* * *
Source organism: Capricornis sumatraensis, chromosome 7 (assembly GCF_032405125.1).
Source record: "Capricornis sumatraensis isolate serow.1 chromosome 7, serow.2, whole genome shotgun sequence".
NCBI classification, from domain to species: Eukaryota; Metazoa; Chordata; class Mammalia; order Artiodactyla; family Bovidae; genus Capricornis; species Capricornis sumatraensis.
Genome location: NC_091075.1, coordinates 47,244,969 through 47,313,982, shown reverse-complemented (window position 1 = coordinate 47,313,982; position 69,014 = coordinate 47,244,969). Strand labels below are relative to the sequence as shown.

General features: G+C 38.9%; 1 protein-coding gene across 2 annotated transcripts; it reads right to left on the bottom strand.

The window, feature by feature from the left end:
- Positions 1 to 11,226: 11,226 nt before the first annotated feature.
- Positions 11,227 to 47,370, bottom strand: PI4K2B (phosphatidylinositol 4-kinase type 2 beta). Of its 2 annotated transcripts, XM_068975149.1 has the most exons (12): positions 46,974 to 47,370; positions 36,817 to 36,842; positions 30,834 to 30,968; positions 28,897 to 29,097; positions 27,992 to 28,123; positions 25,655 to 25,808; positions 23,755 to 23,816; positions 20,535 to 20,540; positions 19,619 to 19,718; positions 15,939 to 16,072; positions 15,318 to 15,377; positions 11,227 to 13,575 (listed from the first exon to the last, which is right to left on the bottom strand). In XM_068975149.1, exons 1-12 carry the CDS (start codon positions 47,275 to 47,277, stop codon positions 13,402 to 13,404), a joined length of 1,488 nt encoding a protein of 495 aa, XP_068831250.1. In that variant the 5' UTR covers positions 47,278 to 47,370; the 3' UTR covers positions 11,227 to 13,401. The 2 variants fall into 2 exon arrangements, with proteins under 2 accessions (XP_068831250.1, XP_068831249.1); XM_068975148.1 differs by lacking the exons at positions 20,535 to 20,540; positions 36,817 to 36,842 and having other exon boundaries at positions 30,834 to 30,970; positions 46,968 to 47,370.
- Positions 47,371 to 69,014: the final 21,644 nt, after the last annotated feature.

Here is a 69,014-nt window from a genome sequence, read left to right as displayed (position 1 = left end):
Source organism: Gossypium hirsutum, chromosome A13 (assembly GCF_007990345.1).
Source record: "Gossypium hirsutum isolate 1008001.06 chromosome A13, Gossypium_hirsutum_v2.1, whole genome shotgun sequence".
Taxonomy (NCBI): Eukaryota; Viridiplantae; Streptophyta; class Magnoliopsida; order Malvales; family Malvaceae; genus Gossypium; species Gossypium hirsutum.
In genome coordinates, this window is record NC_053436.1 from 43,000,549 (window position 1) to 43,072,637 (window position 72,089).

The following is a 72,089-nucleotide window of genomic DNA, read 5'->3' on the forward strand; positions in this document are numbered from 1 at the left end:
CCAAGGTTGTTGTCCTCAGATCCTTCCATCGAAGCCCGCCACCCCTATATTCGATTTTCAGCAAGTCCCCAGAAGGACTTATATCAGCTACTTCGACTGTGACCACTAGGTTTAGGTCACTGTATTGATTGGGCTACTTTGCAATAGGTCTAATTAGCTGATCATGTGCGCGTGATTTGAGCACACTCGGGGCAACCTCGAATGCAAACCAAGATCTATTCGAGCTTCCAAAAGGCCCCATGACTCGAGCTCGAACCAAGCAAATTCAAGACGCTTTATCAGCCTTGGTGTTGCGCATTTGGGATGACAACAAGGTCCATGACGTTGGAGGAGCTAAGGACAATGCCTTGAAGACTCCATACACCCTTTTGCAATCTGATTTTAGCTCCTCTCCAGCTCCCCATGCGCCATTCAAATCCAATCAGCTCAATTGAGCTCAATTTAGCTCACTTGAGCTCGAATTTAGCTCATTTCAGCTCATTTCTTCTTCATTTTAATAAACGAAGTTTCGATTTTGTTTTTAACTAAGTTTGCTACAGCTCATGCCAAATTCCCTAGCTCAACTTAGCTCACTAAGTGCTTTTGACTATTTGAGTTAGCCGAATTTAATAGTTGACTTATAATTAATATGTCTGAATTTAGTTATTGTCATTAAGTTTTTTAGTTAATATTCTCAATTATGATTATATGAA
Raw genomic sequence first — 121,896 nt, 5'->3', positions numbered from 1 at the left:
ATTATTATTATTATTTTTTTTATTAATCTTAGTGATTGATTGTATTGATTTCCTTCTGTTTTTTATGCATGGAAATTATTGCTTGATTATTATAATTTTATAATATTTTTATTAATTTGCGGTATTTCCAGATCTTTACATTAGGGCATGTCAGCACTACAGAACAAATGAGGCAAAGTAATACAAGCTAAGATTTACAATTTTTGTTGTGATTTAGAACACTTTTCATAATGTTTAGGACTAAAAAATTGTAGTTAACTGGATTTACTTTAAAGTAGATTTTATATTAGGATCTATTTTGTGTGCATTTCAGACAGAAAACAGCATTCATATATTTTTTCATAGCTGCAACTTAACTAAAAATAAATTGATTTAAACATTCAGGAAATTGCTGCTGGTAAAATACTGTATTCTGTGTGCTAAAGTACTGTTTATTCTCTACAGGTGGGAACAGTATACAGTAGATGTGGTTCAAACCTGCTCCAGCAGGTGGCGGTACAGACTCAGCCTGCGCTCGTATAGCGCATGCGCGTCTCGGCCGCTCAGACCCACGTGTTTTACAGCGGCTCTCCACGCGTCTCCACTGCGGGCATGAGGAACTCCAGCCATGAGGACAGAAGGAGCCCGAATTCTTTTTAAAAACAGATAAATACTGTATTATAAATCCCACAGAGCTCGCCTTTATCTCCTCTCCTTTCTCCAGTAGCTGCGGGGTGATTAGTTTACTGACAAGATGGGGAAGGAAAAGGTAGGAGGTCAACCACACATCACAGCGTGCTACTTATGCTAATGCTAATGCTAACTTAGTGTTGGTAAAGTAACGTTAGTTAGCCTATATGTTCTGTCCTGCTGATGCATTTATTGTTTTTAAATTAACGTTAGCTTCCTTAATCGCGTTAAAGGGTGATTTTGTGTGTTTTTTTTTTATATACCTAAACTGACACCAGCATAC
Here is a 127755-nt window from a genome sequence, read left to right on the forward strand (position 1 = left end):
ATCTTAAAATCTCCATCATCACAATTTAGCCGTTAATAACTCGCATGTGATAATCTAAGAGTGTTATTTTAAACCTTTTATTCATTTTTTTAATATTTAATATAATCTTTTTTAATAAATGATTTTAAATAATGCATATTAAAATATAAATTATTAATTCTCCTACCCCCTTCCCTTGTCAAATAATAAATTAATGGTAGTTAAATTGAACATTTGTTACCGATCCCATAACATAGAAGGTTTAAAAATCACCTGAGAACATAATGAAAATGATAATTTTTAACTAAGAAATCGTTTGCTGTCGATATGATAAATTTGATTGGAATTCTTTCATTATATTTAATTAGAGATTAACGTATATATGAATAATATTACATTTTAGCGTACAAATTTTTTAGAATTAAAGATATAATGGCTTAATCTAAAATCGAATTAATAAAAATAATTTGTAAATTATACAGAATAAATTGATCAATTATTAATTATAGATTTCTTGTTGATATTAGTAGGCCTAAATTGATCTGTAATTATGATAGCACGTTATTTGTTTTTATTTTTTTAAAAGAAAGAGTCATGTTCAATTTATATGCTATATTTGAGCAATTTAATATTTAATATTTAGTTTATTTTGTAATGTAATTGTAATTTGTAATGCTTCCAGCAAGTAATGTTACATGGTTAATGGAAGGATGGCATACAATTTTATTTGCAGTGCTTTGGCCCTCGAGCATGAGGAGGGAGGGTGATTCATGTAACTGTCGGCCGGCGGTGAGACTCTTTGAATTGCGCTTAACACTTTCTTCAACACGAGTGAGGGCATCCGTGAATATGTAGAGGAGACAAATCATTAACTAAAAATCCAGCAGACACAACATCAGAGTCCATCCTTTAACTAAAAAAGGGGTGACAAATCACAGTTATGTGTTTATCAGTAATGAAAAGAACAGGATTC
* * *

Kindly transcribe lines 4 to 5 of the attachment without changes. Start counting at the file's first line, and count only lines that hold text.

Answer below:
Genome location: NC_091075.1, coordinates 47,244,969 through 47,313,982, shown reverse-complemented (window position 1 = coordinate 47,313,982; position 69,014 = coordinate 47,244,969). Strand labels below are relative to the sequence as shown.

General features: G+C 38.9%; 1 protein-coding gene across 2 annotated transcripts; it reads right to left on the bottom strand.